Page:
Definition of Palliative Care:
The definition of palliative care is care that provides relief from symptoms of a serious illness and side effects of treatments. Palliative care is an option before there is a need for hospice. Patients can receive palliative care when they’re first diagnosed with a serious illness. They can also receive care while working toward a cure or transitioning to end-of-life care. With the support of palliative care, patients may be able to feel better, continue working and doing daily activities, and recover.
Here are some important facts about the definition of palliative care:
- The main goals of palliative care are helping patients feel better and improving their quality of life.
- Palliative care is a consult-based program with nurse practitioners who help patients and families manage chronic illnesses such as cancer, dementia, amyotrophic lateral sclerosis (ALS), and kidney, heart, and lung diseases.
- Some of the services commonly offered in palliative care are pain and symptom management, goals of care discussions, advanced care planning, family meetings, education, and support.
- Patients can transition from palliative care to hospice care as their disease progresses toward the end of life.
- Some of the professionals that may be on the palliative care team are doctors, nurses, dietitians, social workers, and chaplains.
Definition of Hospice Care:
Hospice is defined as care for people in the later stages of serious illness who are expected to live months rather than years. People often choose hospice care when treatment is no longer working or they don’t want to continue treatments to try to cure a terminal disease. Hospice is for people who want to maximize the time they have left, surrounded by what matters most to them.
Here are some important facts about the hospice definition:
- The focus of hospice care is the comfort and quality of life.
- Hospice includes palliative care, plus added services.
- Hospice services may include regular visits from nurses, nurses’ aides, social workers, chaplains, and trained volunteers.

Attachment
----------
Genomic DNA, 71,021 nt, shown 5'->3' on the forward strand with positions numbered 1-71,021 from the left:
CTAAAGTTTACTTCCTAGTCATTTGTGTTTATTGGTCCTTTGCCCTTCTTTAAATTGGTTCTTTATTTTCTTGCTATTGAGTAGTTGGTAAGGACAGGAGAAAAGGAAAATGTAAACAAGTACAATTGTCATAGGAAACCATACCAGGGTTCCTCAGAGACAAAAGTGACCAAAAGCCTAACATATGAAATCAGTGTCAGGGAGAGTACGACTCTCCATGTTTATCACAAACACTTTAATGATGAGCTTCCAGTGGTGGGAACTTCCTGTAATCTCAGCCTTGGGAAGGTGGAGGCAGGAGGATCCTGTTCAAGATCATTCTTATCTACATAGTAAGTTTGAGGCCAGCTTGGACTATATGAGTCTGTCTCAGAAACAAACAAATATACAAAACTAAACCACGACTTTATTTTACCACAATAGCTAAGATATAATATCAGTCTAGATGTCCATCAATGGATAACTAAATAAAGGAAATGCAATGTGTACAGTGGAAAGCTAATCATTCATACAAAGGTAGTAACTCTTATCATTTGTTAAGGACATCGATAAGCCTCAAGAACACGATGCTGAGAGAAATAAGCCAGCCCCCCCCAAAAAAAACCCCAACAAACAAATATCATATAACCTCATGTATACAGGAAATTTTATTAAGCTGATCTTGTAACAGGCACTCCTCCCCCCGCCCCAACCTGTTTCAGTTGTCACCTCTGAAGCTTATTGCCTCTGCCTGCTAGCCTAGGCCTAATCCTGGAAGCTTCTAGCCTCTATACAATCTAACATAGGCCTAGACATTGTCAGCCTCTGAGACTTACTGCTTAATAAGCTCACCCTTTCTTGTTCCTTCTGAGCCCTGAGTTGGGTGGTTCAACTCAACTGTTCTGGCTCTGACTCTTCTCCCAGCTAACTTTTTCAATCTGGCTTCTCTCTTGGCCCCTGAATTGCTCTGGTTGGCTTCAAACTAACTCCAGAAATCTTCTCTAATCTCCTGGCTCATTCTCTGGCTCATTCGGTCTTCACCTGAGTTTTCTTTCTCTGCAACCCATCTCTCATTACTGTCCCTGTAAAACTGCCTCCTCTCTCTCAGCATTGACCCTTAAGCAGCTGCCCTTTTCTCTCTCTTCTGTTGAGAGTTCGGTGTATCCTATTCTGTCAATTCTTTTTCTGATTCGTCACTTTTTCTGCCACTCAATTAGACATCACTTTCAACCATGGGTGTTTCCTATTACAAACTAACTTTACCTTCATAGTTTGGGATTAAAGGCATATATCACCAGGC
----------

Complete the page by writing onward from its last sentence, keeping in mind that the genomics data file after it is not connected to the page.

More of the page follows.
- Medicare, Medicaid, and most private insurance plans cover hospice costs for qualifying patients.
- Hospice can be provided wherever the patient calls home. This includes a private home or facilities like a nursing home, hospital, or hospice center.
- Family caregivers get a lot of support while their loved one is on hospice. This may include education, respite care, and bereavement support.
What is Hospice Care and What Function does it Serve?
Hospice Care provides palliative treatment for patients with a terminal illness who are approaching the end of their lives. Interest comfort care focused on improving the quality of life of patients after they have chosen to seek curative treatment no longer, usually six months or less.
Hospice is integrative. It addresses the clinical, emotional, and spiritual needs of the patient. Hospice care respects the patients’ objectives and wishes for end-of-life care. In doing so, hospice patients often can live the remaining days, weeks, and months with affection, comfort, and dignity. In many cases, for a more extended period than they would if they were to continue seeking curative treatments until death.
Although hospice care focuses on patients with advanced disease, Nevada Hospice Care ensures family members of patients and caregivers also get support throughout this entire ordeal:
- We can provide family members or loved ones with all the day-to-day care and activities
- We offer opportunities for hospice respite care
- We offer 24/7 intensive in-home care
- We have excellent and effective emotional, spiritual, and long-term grief support teams.
Four Levels Of Hospice Care
Hospice Home Care
Most hospice home care provides you with comfort in your own home or a family member’s home or wherever the patient calls home. It could be a private residence, the family member’s home, nursing facilities, or assisted living facility.
Intensive Home Hospice Care
When 24hr medical care is necessary, Nevada Hospice Care has a knowledgeable staff that can manage your needs. Wherever the patient chooses to live, our team will work in shifts to provide 24hr care seven days a week so the patient can avoid hospitalization.
Inpatient Hospice Care
If the patients’ needs cannot be contained at their respective homes. Nevada Hospice Care will be able to provide inpatient beds at local facilities. Here, constant care and the ability to manage uncontrolled symptoms will be delivered until the patient can be discharged to return home.
Respite Hospice Care
Respite care provides a brief “respite” for the primary caregiver of the patient. Limited to five days by admitting patients to an inpatient setting or an existing residence without fulfilling the criteria of hospitalization pain and symptom management.